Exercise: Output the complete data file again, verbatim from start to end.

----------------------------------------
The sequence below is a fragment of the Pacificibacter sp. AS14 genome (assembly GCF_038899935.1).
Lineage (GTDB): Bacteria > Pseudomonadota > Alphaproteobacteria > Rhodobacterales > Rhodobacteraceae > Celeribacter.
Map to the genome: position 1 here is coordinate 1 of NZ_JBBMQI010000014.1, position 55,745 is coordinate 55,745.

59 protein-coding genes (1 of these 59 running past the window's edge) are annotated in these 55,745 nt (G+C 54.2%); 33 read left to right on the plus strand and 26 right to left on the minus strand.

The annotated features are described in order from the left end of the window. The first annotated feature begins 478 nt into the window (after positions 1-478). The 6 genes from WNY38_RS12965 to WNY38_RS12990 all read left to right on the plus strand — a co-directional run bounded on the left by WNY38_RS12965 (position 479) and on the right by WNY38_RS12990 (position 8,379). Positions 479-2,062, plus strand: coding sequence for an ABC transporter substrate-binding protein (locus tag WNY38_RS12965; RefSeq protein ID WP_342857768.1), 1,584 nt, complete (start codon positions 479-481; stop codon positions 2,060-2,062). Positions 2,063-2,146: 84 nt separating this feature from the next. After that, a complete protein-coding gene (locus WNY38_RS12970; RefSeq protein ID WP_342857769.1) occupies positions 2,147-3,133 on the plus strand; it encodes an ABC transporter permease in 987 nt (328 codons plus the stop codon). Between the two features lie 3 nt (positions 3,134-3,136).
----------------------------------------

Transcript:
The sequence below is a fragment of the Pacificibacter sp. AS14 genome (assembly GCF_038899935.1).
Lineage (GTDB): Bacteria > Pseudomonadota > Alphaproteobacteria > Rhodobacterales > Rhodobacteraceae > Celeribacter.
Map to the genome: position 1 here is coordinate 1 of NZ_JBBMQI010000014.1, position 55,745 is coordinate 55,745.

59 protein-coding genes (1 of these 59 running past the window's edge) are annotated in these 55,745 nt (G+C 54.2%); 33 read left to right on the plus strand and 26 right to left on the minus strand.

The annotated features are described in order from the left end of the window. The first annotated feature begins 478 nt into the window (after positions 1-478). The 6 genes from WNY38_RS12965 to WNY38_RS12990 all read left to right on the plus strand — a co-directional run bounded on the left by WNY38_RS12965 (position 479) and on the right by WNY38_RS12990 (position 8,379). Positions 479-2,062, plus strand: coding sequence for an ABC transporter substrate-binding protein (locus tag WNY38_RS12965; RefSeq protein ID WP_342857768.1), 1,584 nt, complete (start codon positions 479-481; stop codon positions 2,060-2,062). Positions 2,063-2,146: 84 nt separating this feature from the next. After that, a complete protein-coding gene (locus WNY38_RS12970; RefSeq protein ID WP_342857769.1) occupies positions 2,147-3,133 on the plus strand; it encodes an ABC transporter permease in 987 nt (328 codons plus the stop codon). Between the two features lie 3 nt (positions 3,134-3,136).